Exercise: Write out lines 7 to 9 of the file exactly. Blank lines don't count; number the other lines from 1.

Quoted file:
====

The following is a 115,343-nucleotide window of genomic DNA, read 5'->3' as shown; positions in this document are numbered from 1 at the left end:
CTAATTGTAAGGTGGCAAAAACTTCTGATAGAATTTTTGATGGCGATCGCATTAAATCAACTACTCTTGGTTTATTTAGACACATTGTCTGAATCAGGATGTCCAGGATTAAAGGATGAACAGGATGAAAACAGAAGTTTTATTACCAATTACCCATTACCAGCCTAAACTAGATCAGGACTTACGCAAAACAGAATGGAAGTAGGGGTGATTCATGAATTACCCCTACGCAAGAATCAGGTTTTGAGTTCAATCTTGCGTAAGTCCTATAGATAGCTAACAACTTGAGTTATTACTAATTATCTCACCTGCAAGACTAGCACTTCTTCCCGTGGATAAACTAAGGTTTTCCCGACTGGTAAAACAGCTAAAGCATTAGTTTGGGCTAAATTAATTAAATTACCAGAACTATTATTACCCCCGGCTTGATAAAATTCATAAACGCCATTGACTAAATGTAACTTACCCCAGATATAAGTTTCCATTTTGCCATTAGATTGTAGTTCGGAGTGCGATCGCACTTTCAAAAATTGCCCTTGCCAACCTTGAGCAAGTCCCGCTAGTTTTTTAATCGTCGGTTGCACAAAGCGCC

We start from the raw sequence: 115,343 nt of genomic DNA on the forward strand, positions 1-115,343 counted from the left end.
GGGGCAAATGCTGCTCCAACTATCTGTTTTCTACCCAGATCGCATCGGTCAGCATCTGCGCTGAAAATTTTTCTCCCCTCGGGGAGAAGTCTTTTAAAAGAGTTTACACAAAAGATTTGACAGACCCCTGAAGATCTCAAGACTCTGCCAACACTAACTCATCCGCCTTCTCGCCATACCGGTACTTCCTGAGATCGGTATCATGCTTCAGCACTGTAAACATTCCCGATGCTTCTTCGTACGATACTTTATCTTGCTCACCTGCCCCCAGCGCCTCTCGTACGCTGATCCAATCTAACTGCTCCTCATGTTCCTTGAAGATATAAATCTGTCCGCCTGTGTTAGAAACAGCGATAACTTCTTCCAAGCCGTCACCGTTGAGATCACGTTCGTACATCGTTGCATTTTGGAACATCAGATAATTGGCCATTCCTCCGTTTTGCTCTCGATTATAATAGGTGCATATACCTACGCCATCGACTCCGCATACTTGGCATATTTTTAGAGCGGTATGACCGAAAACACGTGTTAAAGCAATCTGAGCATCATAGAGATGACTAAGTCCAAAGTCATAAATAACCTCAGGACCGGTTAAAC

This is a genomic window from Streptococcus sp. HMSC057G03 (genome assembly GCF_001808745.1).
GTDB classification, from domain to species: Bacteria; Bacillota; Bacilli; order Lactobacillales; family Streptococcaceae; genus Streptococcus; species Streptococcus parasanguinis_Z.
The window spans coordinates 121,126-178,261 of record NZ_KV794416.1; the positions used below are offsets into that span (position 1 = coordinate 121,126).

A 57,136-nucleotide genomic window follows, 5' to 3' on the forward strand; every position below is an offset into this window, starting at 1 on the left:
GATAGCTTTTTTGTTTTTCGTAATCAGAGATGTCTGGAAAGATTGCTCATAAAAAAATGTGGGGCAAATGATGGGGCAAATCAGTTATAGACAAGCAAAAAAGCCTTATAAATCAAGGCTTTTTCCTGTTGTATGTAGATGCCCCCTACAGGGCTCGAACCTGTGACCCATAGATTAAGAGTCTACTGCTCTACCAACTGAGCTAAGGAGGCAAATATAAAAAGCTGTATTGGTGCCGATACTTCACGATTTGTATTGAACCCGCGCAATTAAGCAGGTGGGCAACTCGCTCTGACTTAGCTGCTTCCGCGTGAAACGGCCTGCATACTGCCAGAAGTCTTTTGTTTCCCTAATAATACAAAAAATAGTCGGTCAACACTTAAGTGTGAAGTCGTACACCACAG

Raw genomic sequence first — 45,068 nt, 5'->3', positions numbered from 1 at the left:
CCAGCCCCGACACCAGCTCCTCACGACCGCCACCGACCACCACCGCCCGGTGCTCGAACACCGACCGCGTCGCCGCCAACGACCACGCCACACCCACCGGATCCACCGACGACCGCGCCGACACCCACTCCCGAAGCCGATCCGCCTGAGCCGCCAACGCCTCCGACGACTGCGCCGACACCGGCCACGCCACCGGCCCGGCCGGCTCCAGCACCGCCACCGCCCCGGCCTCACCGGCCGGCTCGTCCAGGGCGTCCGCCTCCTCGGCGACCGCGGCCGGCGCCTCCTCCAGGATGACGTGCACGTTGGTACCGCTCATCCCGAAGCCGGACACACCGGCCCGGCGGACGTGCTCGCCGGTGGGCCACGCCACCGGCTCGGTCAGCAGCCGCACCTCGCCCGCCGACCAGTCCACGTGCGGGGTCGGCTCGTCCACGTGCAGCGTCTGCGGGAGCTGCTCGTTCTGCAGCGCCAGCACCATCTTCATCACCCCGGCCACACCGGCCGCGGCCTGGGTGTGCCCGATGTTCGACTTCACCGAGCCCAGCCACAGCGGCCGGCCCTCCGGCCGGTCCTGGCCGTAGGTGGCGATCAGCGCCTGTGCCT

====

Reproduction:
The window spans coordinates 121,126-178,261 of record NZ_KV794416.1; the positions used below are offsets into that span (position 1 = coordinate 121,126).

A 57,136-nucleotide genomic window follows, 5' to 3' on the forward strand; every position below is an offset into this window, starting at 1 on the left:
GATAGCTTTTTTGTTTTTCGTAATCAGAGATGTCTGGAAAGATTGCTCATAAAAAAATGTGGGGCAAATGATGGGGCAAATCAGTTATAGACAAGCAAAAAAGCCTTATAAATCAAGGCTTTTTCCTGTTGTATGTAGATGCCCCCTACAGGGCTCGAACCTGTGACCCATAGATTAAGAGTCTACTGCTCTACCAACTGAGCTAAGGAGGCAAATATAAAAAGCTGTATTGGTGCCGATACTTCACGATTTGTATTGAACCCGCGCAATTAAGCAGGTGGGCAACTCGCTCTGACTTAGCTGCTTCCGCGTGAAACGGCCTGCATACTGCCAGAAGTCTTTTGTTTCCCTAATAATACAAAAAATAGTCGGTCAACACTTAAGTGTGAAGTCGTACACCACAG